Let us guess, you’ve debated with yourself over and over again as to whether you want to do that postgraduate course; Can you afford it? Will it be worth it? Do you have the time? Will it be too difficult?
It doesn’t matter if these questions have crossed your mind or not, we asked ourselves similar things on our run up to our postgraduate degrees. We like to try keeping our information for you as concise as possible, so we’ve squashed our experiences of going onto postgraduate degrees into 3 brief tips. Hopefully you can apply them to whatever you intend to go forth and do:
You would have taken plenty away plenty of knowledge from whatever studies you completed prior, and maybe it left you with so many ideas for your postgraduate course that you’re a little confused. We’d strongly advise you to do 2 things, and that’s decide exactly what you want to study (even if it’s a taught course), and decide where you want to go.
Of course there will be financial stipulations that may pact your decisions so make sure you keep that at the back of your mind. The last thing you want is to start the postgraduate course stressing about either funding the course, funding life, or even both.
It’s highly likely that the discipline you choose is the same or relatively similar to what you’ve already studied or have been exposed to, therefore you’ll just need to think carefully about what exactly your niche will be for any independent study/research. What do you enjoy? What do you have a passion for? What would assist you in getting to where you want to in life?
If you decide to stay on at your current institution, do it because you want to, not just for the discount/bonuses. We’re strong advocates in ensuring your mental health is well enough when studying (CLICK HERE for last week’s #TopicThursdays on mental health), and so wherever you consider attending for your postgraduate studies, remember there are additional factors that may affect your mind-set i.e. finances, location, the institution itself.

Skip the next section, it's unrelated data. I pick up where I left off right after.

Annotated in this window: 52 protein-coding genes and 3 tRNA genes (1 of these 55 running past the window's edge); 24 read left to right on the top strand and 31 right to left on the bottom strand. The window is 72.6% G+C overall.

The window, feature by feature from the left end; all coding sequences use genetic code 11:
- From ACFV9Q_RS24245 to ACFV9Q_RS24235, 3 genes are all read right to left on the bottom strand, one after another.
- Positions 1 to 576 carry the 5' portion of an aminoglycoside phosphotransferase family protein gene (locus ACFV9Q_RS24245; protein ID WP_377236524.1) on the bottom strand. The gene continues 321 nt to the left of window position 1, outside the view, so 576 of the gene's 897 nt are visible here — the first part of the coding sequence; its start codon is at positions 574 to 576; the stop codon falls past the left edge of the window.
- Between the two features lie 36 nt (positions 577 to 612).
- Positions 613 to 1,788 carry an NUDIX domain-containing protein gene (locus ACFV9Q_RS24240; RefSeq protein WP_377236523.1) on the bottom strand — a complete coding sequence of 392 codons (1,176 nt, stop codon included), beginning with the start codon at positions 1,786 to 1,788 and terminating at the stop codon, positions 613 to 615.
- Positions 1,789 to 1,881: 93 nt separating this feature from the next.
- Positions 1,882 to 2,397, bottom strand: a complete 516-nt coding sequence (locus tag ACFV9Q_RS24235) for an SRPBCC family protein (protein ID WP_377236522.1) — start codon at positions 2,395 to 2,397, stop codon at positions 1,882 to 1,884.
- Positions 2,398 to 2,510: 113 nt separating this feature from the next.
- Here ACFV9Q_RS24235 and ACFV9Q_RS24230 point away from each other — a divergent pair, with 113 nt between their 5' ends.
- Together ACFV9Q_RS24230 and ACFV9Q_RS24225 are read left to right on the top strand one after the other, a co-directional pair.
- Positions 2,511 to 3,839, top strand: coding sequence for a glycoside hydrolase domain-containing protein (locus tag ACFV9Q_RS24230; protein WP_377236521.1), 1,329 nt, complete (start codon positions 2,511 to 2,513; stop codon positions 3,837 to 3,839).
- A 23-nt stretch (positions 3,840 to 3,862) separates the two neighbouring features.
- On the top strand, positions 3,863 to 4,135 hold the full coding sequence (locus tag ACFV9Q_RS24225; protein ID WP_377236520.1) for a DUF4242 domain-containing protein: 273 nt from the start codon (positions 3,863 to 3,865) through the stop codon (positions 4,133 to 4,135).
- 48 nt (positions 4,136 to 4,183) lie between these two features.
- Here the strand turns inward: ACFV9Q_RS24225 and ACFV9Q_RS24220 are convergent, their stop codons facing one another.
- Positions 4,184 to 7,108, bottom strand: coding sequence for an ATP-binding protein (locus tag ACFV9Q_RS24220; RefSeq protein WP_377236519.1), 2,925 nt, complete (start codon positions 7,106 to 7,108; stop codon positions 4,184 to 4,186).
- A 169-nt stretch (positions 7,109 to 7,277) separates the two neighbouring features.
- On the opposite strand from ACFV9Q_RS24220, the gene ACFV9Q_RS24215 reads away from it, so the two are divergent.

Do yourself a favour and make contact with relevant members of staff from whichever institution you’ve chosen. It is worthwhile to contact whoever’s area of expertise reflects your key interest. On most occasions there are details on the course application profile for a point of contact; UTILISE THIS!
Be sure to make contact by their academic contact details, and not over social media or personally (unless they say otherwise). Why? Because you are not in a position where informal contact is necessary – keep it professional.
When you do make contact, be straight to the point and express your interest in the desired course, and ask for any advice. Remember the contact you’re making is NOT your application, and you are NOT trying to sell yourself, you’re simply seeking a bit of wisdom.
Don’t be disheartened if you don’t get any responses as it’s not the end of the world, and sometimes we guess it’s just the nature of the beast. Continue onto the next step.
Sorry but we won’t be supplying ou with a entire guide on how to write a research proposal. If you are interested in us supplying you with tips and guidance on how to write one then CLICK HERE.
You should now have fully confirmed what you intend to study, where you intend to study and who your best point of contact is. What we’d strongly advise is that you prioritise completing your research proposal. If you have made the decision to apply to multiple institutions, ensure your proposal is tailored to their specifications.
……Okay so we lied, there are 4 tips and not 3.
APPLY (Good Luck)